The birthright citizenship debate explained

The birthright citizenship debate explained
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President TrumpDonald John TrumpHouse Dems demand Barr cancel 'inappropriate' press conference on Mueller report DOJ plans to release 'lightly redacted' version of Mueller report Thursday: WaPo Nadler accuses Barr of 'unprecedented steps' to 'spin' Mueller report MORE’s statement that he is considering an executive order ending current precedent regarding birthright citizenship caused a media frenzy this week. But what did the president actually say? And what are the possible outcomes if such an order were issued?

Let’s start with the president’s statement in an interview with “Axios on HBO.” Axios had been tipped off that the Trump administration was working on an executive order related to the citizenship status of children born to non-citizens on American soil.

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"It was always told to me that you needed a constitutional amendment. Guess what? You don't," Trump said. When told by an interviewer that could be disputed, Trump said, "You can definitely do it with an Act of Congress. But now they're saying I can do it just with an executive order." The president then confirmed his staff was working on an order.

The public reaction was extensive, from arguments that such an order would be unconstitutional, to claims that an executive order or a congressional act could change birthright citizenship rules.

The first sentence of the 14th Amendment is at the center of the dispute. It reads, “All persons born or naturalized in the United States, and subject to the jurisdiction thereof, are citizens of the United States and of the State wherein they reside."

Chapman University law professor John Eastman argued in the New York Post that birthright citizenship for undocumented aliens isn’t a right directly established by the 14th Amendment because of how the phrase “subject to the jurisdiction thereof” was understood in 1866. “The actual language of the 14th Amendment actually contains two requirements for automatic citizenship, not just one,” Eastman says one requirement is that someone is on United States territory when they are born; the other requirement is that someone is subject to the “complete jurisdiction” of the United States, Eastman says.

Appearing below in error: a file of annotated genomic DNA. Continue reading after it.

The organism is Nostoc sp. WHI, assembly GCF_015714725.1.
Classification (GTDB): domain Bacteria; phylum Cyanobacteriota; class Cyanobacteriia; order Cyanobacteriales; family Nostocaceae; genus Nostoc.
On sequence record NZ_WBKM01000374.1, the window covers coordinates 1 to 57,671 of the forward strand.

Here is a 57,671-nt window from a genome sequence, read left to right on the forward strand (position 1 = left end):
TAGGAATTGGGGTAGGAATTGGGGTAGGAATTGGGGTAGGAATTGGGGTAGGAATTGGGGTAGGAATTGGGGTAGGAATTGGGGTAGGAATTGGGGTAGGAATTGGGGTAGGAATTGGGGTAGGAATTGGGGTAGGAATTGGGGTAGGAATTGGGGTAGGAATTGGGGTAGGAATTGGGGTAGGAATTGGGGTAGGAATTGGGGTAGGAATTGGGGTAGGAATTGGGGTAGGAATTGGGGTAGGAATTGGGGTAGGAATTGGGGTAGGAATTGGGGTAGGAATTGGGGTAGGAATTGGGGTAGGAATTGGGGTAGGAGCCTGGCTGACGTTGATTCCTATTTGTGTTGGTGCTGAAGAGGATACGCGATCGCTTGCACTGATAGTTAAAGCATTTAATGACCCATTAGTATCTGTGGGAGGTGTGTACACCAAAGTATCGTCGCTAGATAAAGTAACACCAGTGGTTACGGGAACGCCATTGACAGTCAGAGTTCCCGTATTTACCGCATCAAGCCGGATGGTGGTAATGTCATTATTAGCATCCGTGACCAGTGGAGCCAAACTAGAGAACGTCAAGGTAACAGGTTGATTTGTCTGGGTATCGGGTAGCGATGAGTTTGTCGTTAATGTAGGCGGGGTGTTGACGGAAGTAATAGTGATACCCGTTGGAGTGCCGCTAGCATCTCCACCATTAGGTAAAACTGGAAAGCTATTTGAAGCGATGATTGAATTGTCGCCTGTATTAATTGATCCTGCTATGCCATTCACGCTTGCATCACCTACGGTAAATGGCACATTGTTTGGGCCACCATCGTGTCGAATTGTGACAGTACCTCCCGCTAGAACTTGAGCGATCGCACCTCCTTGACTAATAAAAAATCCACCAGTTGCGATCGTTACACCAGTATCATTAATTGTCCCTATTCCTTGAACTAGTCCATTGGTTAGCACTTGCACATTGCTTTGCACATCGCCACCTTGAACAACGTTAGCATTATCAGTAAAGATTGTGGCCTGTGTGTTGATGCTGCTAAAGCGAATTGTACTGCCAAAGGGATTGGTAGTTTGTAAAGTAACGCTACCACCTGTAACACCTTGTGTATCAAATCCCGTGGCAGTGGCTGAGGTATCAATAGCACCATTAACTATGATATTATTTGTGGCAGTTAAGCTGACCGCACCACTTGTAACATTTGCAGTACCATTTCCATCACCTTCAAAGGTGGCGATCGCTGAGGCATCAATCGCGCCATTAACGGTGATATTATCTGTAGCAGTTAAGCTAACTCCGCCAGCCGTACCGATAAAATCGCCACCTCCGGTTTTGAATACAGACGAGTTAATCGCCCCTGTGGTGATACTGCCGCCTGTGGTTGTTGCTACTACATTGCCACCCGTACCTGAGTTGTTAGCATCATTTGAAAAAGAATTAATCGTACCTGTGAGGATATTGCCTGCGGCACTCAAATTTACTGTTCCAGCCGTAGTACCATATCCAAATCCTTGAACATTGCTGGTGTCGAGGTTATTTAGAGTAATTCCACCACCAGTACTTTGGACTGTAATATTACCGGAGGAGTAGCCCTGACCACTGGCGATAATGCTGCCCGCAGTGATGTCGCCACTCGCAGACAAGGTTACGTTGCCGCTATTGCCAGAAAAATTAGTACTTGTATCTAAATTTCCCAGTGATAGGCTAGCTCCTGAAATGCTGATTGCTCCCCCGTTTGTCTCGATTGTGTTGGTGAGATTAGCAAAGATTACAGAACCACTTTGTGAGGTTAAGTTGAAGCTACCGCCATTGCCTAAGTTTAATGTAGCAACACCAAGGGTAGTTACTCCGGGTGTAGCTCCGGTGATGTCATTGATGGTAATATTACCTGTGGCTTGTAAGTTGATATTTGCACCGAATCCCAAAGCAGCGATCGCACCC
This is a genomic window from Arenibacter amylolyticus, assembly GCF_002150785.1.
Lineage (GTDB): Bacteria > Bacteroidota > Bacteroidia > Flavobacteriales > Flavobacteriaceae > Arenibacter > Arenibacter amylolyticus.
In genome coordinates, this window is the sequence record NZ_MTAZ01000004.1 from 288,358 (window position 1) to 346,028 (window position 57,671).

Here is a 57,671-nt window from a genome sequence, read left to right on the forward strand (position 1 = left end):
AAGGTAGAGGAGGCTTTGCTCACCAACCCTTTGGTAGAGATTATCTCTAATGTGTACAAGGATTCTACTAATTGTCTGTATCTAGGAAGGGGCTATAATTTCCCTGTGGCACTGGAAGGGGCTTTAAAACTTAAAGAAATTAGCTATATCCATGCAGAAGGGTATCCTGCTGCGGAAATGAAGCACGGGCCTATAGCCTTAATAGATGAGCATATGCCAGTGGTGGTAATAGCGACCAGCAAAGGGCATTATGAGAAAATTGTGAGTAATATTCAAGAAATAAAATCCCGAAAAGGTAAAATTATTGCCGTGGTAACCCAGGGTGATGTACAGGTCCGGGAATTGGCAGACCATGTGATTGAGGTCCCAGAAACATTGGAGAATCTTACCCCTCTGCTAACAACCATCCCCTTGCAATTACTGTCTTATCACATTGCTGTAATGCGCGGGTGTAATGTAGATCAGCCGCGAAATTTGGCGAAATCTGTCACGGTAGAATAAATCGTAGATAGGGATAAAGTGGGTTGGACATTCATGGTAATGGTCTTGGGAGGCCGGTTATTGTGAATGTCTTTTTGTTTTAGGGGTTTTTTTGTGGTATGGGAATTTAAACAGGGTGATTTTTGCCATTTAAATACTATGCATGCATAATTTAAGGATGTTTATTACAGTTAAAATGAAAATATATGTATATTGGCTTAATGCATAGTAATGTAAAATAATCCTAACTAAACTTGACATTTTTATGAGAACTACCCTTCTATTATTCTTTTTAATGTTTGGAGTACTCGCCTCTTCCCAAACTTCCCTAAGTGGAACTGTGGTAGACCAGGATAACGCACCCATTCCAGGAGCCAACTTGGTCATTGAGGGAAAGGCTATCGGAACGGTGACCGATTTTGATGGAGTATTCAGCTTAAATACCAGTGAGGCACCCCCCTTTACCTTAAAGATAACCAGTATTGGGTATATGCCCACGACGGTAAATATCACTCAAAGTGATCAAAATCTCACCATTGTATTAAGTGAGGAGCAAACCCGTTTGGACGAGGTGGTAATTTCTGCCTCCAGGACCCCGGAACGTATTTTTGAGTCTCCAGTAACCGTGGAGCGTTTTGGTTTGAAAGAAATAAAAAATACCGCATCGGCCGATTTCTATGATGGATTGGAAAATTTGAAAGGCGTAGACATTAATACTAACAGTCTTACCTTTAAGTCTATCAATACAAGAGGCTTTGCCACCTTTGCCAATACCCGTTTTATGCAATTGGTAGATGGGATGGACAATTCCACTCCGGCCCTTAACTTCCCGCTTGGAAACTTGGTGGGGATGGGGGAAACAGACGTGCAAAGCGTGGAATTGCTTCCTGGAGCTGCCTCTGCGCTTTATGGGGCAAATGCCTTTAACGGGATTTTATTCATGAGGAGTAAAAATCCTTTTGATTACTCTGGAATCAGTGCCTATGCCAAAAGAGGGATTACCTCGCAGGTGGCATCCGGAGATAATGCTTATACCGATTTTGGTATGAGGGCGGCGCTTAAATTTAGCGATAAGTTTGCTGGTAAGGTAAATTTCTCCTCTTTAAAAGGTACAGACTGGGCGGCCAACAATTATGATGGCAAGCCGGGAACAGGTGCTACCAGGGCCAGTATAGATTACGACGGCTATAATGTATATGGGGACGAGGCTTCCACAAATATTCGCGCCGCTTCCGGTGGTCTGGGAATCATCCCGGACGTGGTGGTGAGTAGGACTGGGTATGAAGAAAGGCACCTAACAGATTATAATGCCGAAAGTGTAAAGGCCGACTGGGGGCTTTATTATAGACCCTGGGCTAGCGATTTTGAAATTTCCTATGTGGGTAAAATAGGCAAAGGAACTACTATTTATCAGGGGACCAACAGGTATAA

Eastman previously argued. “subject to the jurisdiction” actually “meant not ‘owing allegiance to anybody else’” or being “subject to a foreign power.”

Cornell law professor Michael C. Dorf says that the 14th Amendment’s plain language indicates anyone born on United States soil, with very few exceptions, automatically becomes a citizen at birth.

Commenting on Trump’s statement, Dorf says, “the difficulty with this position is that, historically, the ‘subject to the jurisdiction thereof’ language has been understood to be a narrow exception for children born to invading armies, to foreign diplomats, or on foreign ship — as the Supreme Court held in the Wong Kim Ark case in 1898.” Dorf believes “persons born in the U.S. to undocumented immigrant parents are U.S. citizens, full stop. Neither an act of Congress nor an executive order can change that. Only a constitutional amendment can.”

One point of contention here is what the Wong Kim Ark decision didn’t consider: if the children of undocumented aliens automatically become United States citizens if they are born on American soil. Wong Kim Ark’s parents were legally in the country and the concept of undocumented aliens wasn’t considered in 1898.

Dorf writes that, “although Wong Kim Ark did not involve undocumented immigrant parents, its logic very much extends to them. Children born to undocumented immigrants (and for that matter, the parents themselves) are certainly subject to U.S. jurisdiction.” Eastman said in 2015 that “the [Wong Kim Ark] court did not specifically consider whether those born to parents who were in the United States unlawfully were automatically citizens.”

I am going to stop there, since I’m a journalist and not a constitutional scholar, and my kind editors at The Hill have me on a word-length limit. But that’s the gist of the main argument as I understand it. Does the language and intent of the 14th Amendment’s Citizenship Clause, as well as the Supreme Court’s Wong Kim Ark decision, establish a right to birthright citizenship for the children of undocumented aliens?

I also encourage you to adopt our mantra at the National Constitution Center and research all sides of an issue. If you have the time, you’ll want to consider if the President, Congress, or the Supreme Court would ultimately decide this question. Or is a constitutional amendment needed to settle it? Our Interactive Constitution project’s 14th Amendment section is a good place to start.

One thing as a journalist I do sense is that the birthright citizenship debate isn’t going away. Senator Lindsey GrahamLindsey Olin GrahamWhy Ken Cuccinelli should be Trump's choice for DHS Ten post-Mueller questions that could turn the tables on Russia collusion investigators GOP senators double down on demand for Clinton email probe documents MORE plans to introduce legislation that mirrors any Trump executive order. Understanding the 14th Amendment and the general concepts of its Citizenship Clause is worth the effort if you want to follow the debate.

Scott Bomboy is the editor in chief of the National Constitution Center.